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Funding for EWU, SCC projects remains stalled in Washington Legislature over water rights law

UPDATED: Tue., July 11, 2017, 11:15 p.m.

Artist’s rendition of the planned Interdisciplinary Science Center for Eastern Washington University which has construction funds in all versions of the 2017-19 capital budget proposal. But the funding is now stalled as the Legislature is at impasse on another issue. (Courtesy of Eastern Washington University)
Artist’s rendition of the planned Interdisciplinary Science Center for Eastern Washington University which has construction funds in all versions of the 2017-19 capital budget proposal. But the funding is now stalled as the Legislature is at impasse on another issue. (Courtesy of Eastern Washington University)

OLYMPIA – Lawmakers continued to huddle Tuesday on possible ways to clear the logjam keeping the state’s $4 billion capital construction budget from a final vote.

They are not yet scheduled to return to the Capitol before the third special session is scheduled to end on July 20, and Gov. Jay Inslee has dismissed the prospect of a record fourth consecutive special session if they can’t work out a deal.

Key to that vote, Senate Republicans have said for months, is a bill that would address a controversial Washington Supreme Court ruling on water rights that has complicated construction projects in rural and suburban areas around the state. The Senate has passed such a bill four times this year, but House Democrats have been divided on a solution and haven’t passed any.

House Speaker Frank Chopp, D-Seattle, said Tuesday they are discussing several possible solutions to the water rights issue, commonly known as the Hirst decision after the name on the court case. But they have not yet reached an agreement that would lead to bringing the House back for a vote.

Democrats also would like to “de-link” legislation on water rights from the capital budget, Chopp said.

Technically, the full House does not need to return to Olympia to pass the capital budget. It passed the latest version of that spending plan 92-1 in the early hours of July 1, after both chambers had passed the $43.7 billion operating budget and a string of connected bills.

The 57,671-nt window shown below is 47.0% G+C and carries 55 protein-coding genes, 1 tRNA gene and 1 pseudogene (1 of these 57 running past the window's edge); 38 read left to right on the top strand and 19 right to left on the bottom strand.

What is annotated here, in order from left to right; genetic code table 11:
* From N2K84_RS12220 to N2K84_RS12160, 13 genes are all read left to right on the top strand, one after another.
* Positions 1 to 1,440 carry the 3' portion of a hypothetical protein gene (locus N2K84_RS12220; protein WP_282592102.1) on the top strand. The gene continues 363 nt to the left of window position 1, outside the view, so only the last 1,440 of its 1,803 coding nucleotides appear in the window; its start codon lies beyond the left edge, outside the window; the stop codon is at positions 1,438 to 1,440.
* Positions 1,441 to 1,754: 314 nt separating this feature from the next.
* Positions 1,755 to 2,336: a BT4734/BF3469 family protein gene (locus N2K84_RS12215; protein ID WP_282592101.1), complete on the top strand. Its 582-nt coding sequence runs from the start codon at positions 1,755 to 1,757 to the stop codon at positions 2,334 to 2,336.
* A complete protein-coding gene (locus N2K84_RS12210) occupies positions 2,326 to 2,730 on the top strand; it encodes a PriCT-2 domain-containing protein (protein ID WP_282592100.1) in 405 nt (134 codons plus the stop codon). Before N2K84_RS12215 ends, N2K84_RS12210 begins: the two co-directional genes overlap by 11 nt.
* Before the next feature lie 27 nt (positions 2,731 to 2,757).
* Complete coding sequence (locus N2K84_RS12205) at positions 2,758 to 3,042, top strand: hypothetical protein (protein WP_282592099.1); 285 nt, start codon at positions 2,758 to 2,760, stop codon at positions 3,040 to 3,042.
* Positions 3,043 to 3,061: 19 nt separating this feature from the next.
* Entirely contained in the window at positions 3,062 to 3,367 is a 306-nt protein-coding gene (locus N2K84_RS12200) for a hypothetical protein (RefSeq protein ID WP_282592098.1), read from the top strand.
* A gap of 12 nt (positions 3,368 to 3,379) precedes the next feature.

The Senate, however, adjourned for the morning without voting on the capital budget, and neither chamber has met in regular session since.

If the House does return, it could take up any legislation still under consideration from a marathon session, which on Wednesday will hit a record 185 straight days. Senate Republicans also could try to override the governor’s veto of a change to the state business and occupation tax that would have reduced the rate all manufacturers pay to the lower limit offered to the Boeing Co. and other aerospace companies. That tax break was part of a package included in a negotiated agreement among lawmakers on the operating budget and passed both chambers overwhelmingly on June 30. It was removed by Inslee last Friday through a line-item veto.

Inslee, meanwhile, has taken to social media to try to underscore support for the capital budget and accuse Senate Republicans of “playing politics” for their refusal to vote on it. In a two-minute video and a series of posts on Twitter, he lists many of the projects included in the budget, including some $1.4 billion in public school construction, the $60 million Interdisciplinary Science Center at Eastern Washington University and some $6 million in improvements at Eastern State Hospital.

Inslee has not ruled out the prospect of calling a fourth special session to pass a capital budget, although he typically waits until time has almost run out in one session before committing to another. He has said it was “morally repugnant” for Senate Republicans to refuse to pass the budget that contains the money for extra classrooms that the new state education policies require.

Senate Republicans counter that a revision to water rights laws that address the Hirst decision are needed throughout the state, and they’ve been clear for months that it was a requirement for their vote on the capital budget.